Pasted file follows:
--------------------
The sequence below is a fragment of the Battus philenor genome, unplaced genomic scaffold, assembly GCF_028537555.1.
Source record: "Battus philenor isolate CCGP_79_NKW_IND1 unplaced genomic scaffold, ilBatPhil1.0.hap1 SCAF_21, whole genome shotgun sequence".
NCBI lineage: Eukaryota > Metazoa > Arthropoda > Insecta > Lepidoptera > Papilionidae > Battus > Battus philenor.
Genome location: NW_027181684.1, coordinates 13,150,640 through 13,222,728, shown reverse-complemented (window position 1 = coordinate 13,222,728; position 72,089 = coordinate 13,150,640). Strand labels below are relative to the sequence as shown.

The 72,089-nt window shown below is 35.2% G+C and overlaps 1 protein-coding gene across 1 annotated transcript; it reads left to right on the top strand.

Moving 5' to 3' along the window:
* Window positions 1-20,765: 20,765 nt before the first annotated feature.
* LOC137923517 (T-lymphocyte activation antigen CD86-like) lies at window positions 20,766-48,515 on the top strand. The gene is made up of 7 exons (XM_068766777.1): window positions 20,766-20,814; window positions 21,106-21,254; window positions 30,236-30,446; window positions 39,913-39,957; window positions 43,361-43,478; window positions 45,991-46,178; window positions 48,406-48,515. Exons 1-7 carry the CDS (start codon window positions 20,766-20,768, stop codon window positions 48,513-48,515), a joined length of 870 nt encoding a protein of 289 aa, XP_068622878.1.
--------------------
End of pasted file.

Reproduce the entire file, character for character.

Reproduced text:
The sequence below is a fragment of the Battus philenor genome, unplaced genomic scaffold, assembly GCF_028537555.1.
Source record: "Battus philenor isolate CCGP_79_NKW_IND1 unplaced genomic scaffold, ilBatPhil1.0.hap1 SCAF_21, whole genome shotgun sequence".
NCBI lineage: Eukaryota > Metazoa > Arthropoda > Insecta > Lepidoptera > Papilionidae > Battus > Battus philenor.
Genome location: NW_027181684.1, coordinates 13,150,640 through 13,222,728, shown reverse-complemented (window position 1 = coordinate 13,222,728; position 72,089 = coordinate 13,150,640). Strand labels below are relative to the sequence as shown.

The 72,089-nt window shown below is 35.2% G+C and overlaps 1 protein-coding gene across 1 annotated transcript; it reads left to right on the top strand.

Moving 5' to 3' along the window:
* Window positions 1-20,765: 20,765 nt before the first annotated feature.
* LOC137923517 (T-lymphocyte activation antigen CD86-like) lies at window positions 20,766-48,515 on the top strand. The gene is made up of 7 exons (XM_068766777.1): window positions 20,766-20,814; window positions 21,106-21,254; window positions 30,236-30,446; window positions 39,913-39,957; window positions 43,361-43,478; window positions 45,991-46,178; window positions 48,406-48,515. Exons 1-7 carry the CDS (start codon window positions 20,766-20,768, stop codon window positions 48,513-48,515), a joined length of 870 nt encoding a protein of 289 aa, XP_068622878.1.